As you all know, I am an over-researcher. I read and Google and investigate and search. Sometimes to a fault.
The instructor of my Mommy Group, a psychologist who works with both mothers like me and at-risk mothers, often says that in her experience the more educated a person is, the harder time they have with being a mother. In her counseling practice, she has found that the moms who were previously educated, productive people who were used to working hard and getting results were actually worse at trusting their own instincts when it came to being a mom. They were used to having one right answer, and with babies that is never the case. The at-risk moms, without the book research to fall back on, mothered on instincts alone. While neither mom is perfect, there is a lesson to be learned: Perhaps some mothers need to read less, rather than more. Although my 9 weeks of motherhood have been relatively easy, compared to many, I could not agree more.
My entire life I have been a student. I love to read and learn and figure things out. When I faced fertility issues, I became an expert on the topic, reading books, blogs and articles on possible causes for my situation. When I finally got pregnant, I switched to mommy blogs and filled my bookshelves with “What to Expect” and other pre-parenting books. Once I popped that baby out, I immediately cracked open books about theories of sleep training and how to raise well-adjusted children. Part of me just loves the information gathering step, and part of me has a deep desire to be the one with all the answers. The expert. Ms. Perfect.
Newsflash: All the books in the world will not make you a better mom.
In fact, all the books in the world contain such contradictory information that they will, in fact, drive a mom crazy. Especially a mom who is used to being able to get an A on the test by having the right answer. Or the mom who has been successful in life by being able to learn something quickly, and be able to do it perfectly. Aka me. While I totally understand this in theory, it is still something I learn every day.
Recently I have been learning this lesson with sleep training. Well, not sleep training, exactly, since Owen is only 9 weeks old, but preparing for sleep training and trying to establish sound sleep habits. The best book I have read on the subject is Weissbluth’s Healthy Sleep Habits, Happy Child. It’s not a theory or a schedule or a gimmick, but rather a philosophy on providing a safe and predictable sleep environment for your baby, starting from when they are first born. I’ve also read some other books that prescribe more of a schedule for feedings and naps and bedtimes, and they contradict some of what has been working for me for the last 9 weeks (feeding somewhat on demand, which has been about every 2 hours during the day, and napping within 1 – 2 hours of wakefulness, after some playtime). Trying to schedule a 9 week old baby can exhaust anyone!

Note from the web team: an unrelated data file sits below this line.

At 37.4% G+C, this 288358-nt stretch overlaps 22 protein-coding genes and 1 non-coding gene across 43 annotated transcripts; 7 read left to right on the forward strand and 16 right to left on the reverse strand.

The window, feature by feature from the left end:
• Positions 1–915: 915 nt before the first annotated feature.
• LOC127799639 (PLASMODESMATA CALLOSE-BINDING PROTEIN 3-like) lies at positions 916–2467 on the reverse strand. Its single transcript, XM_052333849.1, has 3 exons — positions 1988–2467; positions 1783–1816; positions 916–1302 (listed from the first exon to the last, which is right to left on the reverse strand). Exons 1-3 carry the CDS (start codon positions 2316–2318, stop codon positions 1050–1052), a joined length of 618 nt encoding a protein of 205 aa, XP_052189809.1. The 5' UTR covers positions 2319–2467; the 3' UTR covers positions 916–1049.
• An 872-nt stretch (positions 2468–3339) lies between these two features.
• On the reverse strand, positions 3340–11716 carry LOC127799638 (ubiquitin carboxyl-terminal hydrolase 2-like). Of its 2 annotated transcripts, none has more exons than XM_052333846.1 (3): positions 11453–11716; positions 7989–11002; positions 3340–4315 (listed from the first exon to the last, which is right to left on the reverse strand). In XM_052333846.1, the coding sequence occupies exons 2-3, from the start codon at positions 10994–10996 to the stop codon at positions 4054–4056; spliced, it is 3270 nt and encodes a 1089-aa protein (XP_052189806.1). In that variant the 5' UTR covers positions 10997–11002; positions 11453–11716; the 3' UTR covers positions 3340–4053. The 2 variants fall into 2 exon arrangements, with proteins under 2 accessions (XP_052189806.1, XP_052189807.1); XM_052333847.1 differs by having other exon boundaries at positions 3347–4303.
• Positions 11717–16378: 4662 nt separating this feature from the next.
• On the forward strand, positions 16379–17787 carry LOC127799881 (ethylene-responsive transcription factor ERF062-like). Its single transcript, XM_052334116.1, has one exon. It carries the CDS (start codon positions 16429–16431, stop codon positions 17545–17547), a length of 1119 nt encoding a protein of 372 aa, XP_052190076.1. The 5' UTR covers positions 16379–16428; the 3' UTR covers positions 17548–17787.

The other night Owen woke up earlier than he usually does, and my brain was so clouded with information from all of these books that I actually sat there, listening to him cry, and thinking about if I should feed him, since it wasn’t his “usual time” yet. While Benjamin tried to calm him, I sat in bed wondering if I was making the right decision by withholding food. Finally when Owen was pretty clear he was not going to be calmed by the normal patting and shhhing and rocking, I fed him. And you know what? It didn’t ruin his sleep schedule (he’s currently sleeping a 6-hour stretch between feedings, then a 4-hour stretch, then a 2- or 3-hour stretch). It didn’t change a darn thing. And here I was going to starve the poor child because I read too many conflicting theories. Moral of the story? I know my baby best. I need to trust my instincts, and my logical nature, and maybe sometimes my level-headed husband who is getting a full night’s sleep every night… not a book.
All that said, I’ve learned a lot from some of these books. So they’re not all bad. But when it comes to actual decision-making, I think I know better than any author, even without being published.